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By Pete Vonder Haar | July 21, 2003

It’s refreshing these days to see a film that initially leads you to believe it’s something it’s not, and does it in such an unforced manner. “The Anarchist Cookbook” starts off as a somewhat light, if smartly written, comedy about the residents of a Dallas, TX anarchist commune and ends up rather dramatically examining deeper issues of trust, friendship, and self-realization.
The hero, if you will, of “Cookbook” is Puck (“Roswell’s” Devon Gummersall, not that homunculus from the MTV show), a college dropout and refugee from Plano, TX. The movie’s many jibes at the expense of Plano may not resonate with audience members from outside the Lone Star State. In that case, please substitute the name of the nearest soulless, suburban, master planned community and you’ll get the idea. Puck enjoys hanging out with his friends – Karla (the sensual hedonist), Double D (the loveable doofus), Sweeney (the ladies’ man), and Johnny Red (the OH – Original Hippie) – and performing mildly annoying misdemeanors. Everything appears to be on an even keel until the arrival of the ominous Johnny Black, a nihilist with some new ideas about the meaning of “direct action.”
“The Anarchist Cookbook” is the first full-length feature from writer/director Jordan Susman, but it plays like the work of someone much more polished. Unlike many indie features, “Cookbook” almost looks professional enough to be a studio release (I’m not sure if that’ll be taken as a compliment or not, but I meant it as one). The first act of the film led me to worry that Susman was overestimating the effect a bunch of quote-unquote “anarchists” could have on society, but as the movie ended I found myself appreciating his realistic approach to the protagonist’s dilemma.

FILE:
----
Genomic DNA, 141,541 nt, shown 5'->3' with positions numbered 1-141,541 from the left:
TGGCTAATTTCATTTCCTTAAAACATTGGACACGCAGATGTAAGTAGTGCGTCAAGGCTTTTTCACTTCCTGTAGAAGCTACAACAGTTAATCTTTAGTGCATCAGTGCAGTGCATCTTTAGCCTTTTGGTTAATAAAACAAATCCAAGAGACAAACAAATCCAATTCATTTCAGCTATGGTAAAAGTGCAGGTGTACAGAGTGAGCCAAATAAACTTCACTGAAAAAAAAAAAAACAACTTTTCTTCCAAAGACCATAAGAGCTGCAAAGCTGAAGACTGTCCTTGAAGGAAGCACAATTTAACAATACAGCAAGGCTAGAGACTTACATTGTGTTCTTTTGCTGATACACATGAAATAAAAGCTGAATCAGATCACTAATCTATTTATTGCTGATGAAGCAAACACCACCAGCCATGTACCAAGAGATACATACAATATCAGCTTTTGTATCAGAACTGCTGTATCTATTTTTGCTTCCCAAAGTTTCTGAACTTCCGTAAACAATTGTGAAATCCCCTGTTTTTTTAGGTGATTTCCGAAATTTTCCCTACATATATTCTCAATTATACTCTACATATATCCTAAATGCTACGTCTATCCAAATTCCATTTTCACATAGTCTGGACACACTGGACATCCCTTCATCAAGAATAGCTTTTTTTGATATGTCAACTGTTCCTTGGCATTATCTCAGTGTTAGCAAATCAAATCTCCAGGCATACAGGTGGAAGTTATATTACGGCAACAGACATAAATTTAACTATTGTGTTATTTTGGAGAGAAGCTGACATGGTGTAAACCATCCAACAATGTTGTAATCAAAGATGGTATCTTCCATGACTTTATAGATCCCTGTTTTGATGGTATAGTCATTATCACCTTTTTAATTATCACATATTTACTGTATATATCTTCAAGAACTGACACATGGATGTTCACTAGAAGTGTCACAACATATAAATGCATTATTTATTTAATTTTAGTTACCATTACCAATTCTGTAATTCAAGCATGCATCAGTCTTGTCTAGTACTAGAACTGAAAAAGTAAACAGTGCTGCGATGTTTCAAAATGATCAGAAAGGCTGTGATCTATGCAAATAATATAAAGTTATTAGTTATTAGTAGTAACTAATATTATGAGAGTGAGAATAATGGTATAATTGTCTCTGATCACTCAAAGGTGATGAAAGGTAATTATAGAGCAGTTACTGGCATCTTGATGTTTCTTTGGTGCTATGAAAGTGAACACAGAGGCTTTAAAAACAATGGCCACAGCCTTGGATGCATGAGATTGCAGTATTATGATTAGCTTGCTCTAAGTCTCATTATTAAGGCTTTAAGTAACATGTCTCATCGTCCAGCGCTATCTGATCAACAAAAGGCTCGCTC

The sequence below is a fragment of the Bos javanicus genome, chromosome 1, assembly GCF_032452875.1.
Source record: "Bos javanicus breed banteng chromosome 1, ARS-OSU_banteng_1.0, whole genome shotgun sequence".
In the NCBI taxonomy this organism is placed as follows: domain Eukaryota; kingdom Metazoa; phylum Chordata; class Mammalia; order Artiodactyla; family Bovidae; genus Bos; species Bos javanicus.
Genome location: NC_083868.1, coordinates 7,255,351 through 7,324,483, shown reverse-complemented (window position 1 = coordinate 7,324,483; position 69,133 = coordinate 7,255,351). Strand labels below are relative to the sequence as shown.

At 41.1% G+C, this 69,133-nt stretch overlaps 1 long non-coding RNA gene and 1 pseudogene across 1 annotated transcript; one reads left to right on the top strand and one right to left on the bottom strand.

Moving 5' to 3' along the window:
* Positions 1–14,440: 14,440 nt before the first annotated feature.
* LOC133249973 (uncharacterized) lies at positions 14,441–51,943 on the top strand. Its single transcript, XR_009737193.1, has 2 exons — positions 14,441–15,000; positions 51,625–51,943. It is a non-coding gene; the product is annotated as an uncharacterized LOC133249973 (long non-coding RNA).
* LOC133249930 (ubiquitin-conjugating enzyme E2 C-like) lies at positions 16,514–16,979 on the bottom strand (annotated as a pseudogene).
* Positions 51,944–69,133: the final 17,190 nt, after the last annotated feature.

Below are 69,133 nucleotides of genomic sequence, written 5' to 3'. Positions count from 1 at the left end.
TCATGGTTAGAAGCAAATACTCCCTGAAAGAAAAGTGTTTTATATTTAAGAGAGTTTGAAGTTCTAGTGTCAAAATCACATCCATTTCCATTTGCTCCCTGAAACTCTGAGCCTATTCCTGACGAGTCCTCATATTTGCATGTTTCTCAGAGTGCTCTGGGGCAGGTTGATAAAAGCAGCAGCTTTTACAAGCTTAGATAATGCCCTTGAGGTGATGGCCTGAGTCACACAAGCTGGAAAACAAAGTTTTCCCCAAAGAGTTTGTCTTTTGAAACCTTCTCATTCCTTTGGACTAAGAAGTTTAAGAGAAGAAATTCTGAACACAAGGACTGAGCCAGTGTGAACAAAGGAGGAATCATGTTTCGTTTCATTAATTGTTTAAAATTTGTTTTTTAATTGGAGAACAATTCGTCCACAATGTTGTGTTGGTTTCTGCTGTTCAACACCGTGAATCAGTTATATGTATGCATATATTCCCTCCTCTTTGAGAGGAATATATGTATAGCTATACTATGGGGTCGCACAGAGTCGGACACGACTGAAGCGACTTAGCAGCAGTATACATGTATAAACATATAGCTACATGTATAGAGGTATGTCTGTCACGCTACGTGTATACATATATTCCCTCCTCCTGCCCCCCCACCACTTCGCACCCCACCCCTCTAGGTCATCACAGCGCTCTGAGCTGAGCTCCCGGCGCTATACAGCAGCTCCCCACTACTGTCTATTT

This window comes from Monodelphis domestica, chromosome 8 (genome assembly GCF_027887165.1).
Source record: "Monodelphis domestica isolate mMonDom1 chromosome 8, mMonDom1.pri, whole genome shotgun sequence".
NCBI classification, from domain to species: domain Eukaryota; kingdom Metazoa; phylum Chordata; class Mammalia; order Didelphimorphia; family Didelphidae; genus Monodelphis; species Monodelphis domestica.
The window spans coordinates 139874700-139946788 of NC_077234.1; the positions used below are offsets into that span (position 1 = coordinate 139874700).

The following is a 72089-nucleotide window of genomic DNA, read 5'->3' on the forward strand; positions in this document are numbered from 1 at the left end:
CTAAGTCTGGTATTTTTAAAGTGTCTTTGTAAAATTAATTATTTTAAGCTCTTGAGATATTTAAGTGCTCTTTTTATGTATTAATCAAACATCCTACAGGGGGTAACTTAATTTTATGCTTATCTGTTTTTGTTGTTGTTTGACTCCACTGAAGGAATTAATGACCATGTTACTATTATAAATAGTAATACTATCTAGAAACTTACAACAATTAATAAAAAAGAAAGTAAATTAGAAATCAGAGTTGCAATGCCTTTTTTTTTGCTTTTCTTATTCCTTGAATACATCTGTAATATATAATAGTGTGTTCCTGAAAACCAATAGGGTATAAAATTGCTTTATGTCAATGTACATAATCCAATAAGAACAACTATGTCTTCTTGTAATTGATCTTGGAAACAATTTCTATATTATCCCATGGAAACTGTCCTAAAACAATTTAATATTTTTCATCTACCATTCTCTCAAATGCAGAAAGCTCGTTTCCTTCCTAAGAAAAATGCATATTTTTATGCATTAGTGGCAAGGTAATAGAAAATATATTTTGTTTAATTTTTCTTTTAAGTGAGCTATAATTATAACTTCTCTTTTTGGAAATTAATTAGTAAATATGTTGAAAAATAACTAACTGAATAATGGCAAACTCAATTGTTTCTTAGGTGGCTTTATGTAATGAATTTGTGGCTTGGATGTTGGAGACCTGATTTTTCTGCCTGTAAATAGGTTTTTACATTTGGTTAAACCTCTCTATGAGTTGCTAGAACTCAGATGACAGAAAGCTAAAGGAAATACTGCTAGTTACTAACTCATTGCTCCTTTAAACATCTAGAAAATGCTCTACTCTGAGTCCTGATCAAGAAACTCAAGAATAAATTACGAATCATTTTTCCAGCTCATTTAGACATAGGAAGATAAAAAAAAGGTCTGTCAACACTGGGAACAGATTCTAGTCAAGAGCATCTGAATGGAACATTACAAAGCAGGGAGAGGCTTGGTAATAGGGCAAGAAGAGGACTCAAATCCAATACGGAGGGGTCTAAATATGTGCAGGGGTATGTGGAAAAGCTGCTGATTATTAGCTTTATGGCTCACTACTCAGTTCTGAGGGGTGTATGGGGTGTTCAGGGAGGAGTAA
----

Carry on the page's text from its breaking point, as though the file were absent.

The performances in “Cookbook” are consistently superior, with special note going to John Savage (“The Godfather, Part III,” “The Deer Hunter”) and Dylan Bruno (“The One,” “Where the Heart Is”) as Johnnys Red and Black, respectively. Gummersall’s Puck is particularly believable as a young man forced to confront the consequences of pushing the boundaries of acceptable protest and, in the end, choosing the path that’s best for him. And when you get down to it, that’s really what “The Anarchist Cookbook” is all about. Katharine Towne (“Mulholland Dr.”), playing Puck’s Young Republican love interest, is also noteworthy for her living embodiment of the old adage that apparent conservatives are often the biggest freaks of all.
The book that inspired the film’s title, The Anarchist Cookbook, is itself a bit misrepresented in the film, however. Johnny Black offers it as a sort of cult blueprint for mayhem, but even when I was growing up every dork in junior high had a copy (I got mine at the local Hastings). It’s still widely available, and even today the debate goes on whether or not the book was purposely stocked with errors – either by the law enforcement community or the author himself, who has since tried to get its publication discontinued. One has to assume its inclusion in the movie is meant to serve primarily as a McGuffin.
That aside, “The Anarchist Cookbook” is worthy of attention. Susman has put together a well-crafted, witty commentary on corporate culture and the deals all of us make with ourselves to come to terms with modern existence. See it if you get a chance.

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